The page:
Despite the problems with the characters as written, the actors do their best to flesh out the roles. Though he spouts an awful American accent, I do appreciate Cooganís refusal to soften Paulís edges, and the others embrace the flaws in their parts as well.

Unfortunately, The Dinner remains too gratuitously ugly and absent from depth to prosper. Weíre stuck with two hours of cruelty, anger and insults that fail to deliver insights of any substance.


The Blu-ray Grades: Picture B/ Audio B/ Bonus C+

The Dinner appears in an aspect ratio of approximately 1.85:1 on this Blu-ray Disc. The movie offered a largely positive presentation.

Overall sharpness satisfied, though some minor exceptions occurred. This meant a smattering of wide shots demonstrated a little softness, but the flick usually came across as accurate. No issues with moirť effects or jagged edges emerged, and I also witnessed no edge haloes or print flaws.

Dinner opted for a stylized palette that favored reds and oranges. Flashbacks tended toward a blown-out yellow, while scenes of the teensí crime took on a cold blue. The disc replicated these hues in an appropriate manner.

Blacks appeared fairly dark and dense, while shadows were mostly fine. A few interiors appeared a little thick, but those remained the exception. Ultimately, the image worked well.

I felt the same about the filmís DTS-HD MA 5.1 soundtrack, as it provided appropriate accompaniment. Given the movieís character focus, the soundscape didnít come with dazzling information, but it opened up matters better than expected.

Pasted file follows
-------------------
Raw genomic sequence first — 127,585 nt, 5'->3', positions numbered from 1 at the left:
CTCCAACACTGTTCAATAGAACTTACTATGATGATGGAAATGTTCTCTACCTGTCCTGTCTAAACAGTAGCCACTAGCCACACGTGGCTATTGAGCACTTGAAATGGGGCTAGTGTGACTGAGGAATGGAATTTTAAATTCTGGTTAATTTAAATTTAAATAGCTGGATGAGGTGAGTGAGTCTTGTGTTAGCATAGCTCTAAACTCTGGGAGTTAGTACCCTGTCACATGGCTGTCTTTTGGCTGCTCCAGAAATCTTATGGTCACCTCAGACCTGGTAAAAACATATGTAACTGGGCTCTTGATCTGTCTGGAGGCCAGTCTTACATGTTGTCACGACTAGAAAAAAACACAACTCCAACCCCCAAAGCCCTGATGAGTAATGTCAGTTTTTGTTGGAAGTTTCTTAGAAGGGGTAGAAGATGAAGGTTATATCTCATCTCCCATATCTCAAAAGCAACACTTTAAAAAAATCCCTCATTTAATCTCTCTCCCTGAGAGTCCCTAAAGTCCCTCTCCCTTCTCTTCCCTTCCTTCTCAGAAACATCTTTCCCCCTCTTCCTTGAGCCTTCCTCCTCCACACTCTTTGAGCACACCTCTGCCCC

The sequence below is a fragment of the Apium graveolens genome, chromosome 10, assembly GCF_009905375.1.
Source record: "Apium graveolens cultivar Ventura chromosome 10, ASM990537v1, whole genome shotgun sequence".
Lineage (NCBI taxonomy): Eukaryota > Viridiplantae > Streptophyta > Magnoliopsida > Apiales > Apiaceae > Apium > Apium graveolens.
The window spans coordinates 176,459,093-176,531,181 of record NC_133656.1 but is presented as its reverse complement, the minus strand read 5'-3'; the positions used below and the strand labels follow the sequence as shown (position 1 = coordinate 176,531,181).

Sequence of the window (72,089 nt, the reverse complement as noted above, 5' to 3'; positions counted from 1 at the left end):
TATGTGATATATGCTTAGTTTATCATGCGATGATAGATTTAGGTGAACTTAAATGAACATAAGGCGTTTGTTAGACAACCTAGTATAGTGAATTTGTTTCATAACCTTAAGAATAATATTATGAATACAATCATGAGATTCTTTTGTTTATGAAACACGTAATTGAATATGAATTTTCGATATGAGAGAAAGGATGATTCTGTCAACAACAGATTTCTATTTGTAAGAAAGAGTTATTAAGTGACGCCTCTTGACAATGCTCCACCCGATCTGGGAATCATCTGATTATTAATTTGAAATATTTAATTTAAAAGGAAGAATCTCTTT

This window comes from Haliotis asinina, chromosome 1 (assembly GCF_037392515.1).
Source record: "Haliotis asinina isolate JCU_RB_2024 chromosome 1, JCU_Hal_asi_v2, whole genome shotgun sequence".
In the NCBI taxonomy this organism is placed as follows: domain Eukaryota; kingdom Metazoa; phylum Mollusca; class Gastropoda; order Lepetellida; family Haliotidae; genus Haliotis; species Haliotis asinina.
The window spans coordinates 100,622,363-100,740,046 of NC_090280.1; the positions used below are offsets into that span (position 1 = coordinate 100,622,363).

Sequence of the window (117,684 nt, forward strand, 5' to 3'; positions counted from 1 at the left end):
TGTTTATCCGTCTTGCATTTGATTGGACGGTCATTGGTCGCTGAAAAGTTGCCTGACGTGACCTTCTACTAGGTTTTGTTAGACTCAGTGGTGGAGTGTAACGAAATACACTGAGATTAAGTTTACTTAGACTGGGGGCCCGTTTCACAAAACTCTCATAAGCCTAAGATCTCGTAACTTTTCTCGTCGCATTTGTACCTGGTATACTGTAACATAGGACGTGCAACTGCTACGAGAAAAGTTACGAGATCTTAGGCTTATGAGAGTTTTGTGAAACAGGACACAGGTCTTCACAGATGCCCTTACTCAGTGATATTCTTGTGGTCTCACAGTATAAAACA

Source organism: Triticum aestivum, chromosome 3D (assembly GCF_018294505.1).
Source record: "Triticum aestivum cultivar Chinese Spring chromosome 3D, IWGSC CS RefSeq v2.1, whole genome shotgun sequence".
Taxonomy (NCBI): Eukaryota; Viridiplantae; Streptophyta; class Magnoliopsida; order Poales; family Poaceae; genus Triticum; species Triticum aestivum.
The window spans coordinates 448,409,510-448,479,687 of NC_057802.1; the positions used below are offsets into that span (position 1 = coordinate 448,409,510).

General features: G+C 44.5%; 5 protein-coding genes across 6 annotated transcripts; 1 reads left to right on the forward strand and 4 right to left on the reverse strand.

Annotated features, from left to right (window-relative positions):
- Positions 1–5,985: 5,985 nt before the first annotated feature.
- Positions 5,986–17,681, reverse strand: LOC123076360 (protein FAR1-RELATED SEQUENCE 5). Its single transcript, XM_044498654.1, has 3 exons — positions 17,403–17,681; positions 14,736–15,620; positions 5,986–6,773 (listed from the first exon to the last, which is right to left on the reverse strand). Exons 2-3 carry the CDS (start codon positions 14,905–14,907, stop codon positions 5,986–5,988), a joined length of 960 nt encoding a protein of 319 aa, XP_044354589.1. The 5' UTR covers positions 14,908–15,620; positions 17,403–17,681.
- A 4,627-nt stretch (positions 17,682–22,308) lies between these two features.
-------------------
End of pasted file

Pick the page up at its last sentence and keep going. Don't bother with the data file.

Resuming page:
The weakest link came from scenes in the restaurant, as the use of the surrounds to present the sound of other diners tended to seem awkward and unnatural. Other elements used the various channels in a more involving way, though, and the echoes of war at Gettysburg mixed with implications of Paulís mental state to flesh out the speakers nicely.

Audio quality seemed strong. Speech appeared natural and concise, while music came across as full and lively. Effects also appeared accurate and showed nice range. Nothing about the track dazzled but it suited the story and showed more pep than I anticipated.

For extras, the main attraction comes from an audio commentary with writer/director Oren Moverman and actor Laura Linney. Both sit together for a running, screen-specific look at story/characters, cast and performances, music, sets and locations, influences and related areas.

This turns into a mostly informative chat. Moverman does most of the heavy lifting, but Linney acts as a lively partner and she helps motivate much of the discussion. Despite some of the inevitable happy talk, the commentary works well.

We also find a Photo Gallery. With 11 shots, it mixes images from the movie and from the set. It becomes an underwhelming collection.

The disc opens with ads for The Hero, Beatriz at Dinner, Lady Macbeth. No trailer for Dinner appears here.

A drama based around intense family complications, The Dinner comes with a good cast and much potential intrigue. Unfortunately, the consistently irritating and grating nature of the characters makes it a chore to watch. The Blu-ray provides mostly positive picture and audio along with an enjoyable commentary. The Dinner leaves me disenchanted.

Viewer Film Ratings: 2 Stars Number of Votes: 1